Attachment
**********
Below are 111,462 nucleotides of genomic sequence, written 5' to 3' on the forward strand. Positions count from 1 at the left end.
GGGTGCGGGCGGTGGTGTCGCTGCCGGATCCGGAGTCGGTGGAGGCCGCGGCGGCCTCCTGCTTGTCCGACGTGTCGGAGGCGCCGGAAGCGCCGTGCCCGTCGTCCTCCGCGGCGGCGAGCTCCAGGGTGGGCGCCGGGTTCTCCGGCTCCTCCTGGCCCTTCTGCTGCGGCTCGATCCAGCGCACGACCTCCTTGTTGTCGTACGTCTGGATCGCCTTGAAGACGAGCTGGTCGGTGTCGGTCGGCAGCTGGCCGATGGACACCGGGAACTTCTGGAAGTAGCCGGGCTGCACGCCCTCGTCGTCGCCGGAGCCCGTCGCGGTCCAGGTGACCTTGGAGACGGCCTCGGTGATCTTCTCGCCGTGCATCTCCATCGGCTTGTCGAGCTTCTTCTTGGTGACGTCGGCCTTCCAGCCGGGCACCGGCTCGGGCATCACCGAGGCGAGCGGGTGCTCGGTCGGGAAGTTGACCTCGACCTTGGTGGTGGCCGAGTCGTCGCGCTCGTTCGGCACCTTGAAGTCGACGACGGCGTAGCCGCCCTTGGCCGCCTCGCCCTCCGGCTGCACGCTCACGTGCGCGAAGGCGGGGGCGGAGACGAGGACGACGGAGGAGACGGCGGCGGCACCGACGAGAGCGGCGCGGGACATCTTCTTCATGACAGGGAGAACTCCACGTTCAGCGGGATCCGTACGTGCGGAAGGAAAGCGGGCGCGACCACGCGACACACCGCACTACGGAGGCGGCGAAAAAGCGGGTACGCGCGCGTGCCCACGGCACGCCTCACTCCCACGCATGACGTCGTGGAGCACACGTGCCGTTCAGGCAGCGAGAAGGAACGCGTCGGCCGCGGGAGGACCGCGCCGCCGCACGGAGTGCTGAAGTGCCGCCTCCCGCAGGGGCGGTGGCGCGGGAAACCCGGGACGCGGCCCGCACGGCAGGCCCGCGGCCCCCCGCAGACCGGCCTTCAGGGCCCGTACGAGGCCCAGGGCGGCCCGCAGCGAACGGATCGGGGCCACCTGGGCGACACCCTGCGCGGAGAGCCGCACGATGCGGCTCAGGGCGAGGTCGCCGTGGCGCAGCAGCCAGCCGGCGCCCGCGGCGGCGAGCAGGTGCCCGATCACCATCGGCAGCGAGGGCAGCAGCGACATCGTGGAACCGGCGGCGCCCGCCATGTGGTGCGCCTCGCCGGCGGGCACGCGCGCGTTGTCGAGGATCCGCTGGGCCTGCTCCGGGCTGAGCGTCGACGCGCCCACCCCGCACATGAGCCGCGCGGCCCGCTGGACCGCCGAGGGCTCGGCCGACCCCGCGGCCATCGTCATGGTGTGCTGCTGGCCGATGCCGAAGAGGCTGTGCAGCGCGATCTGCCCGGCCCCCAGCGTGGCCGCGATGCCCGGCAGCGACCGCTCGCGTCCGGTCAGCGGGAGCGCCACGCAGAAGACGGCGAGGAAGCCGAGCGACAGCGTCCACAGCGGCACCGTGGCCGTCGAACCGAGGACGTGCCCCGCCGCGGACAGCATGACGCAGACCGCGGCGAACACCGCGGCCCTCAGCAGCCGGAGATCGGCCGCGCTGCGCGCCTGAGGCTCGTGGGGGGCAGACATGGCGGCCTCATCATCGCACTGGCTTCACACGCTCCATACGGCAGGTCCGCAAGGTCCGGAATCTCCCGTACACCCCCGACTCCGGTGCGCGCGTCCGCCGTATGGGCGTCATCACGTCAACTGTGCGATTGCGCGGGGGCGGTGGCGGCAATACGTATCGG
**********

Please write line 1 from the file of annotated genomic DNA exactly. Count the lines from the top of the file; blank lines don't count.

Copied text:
Below are 111,462 nucleotides of genomic sequence, written 5' to 3' on the forward strand. Positions count from 1 at the left end.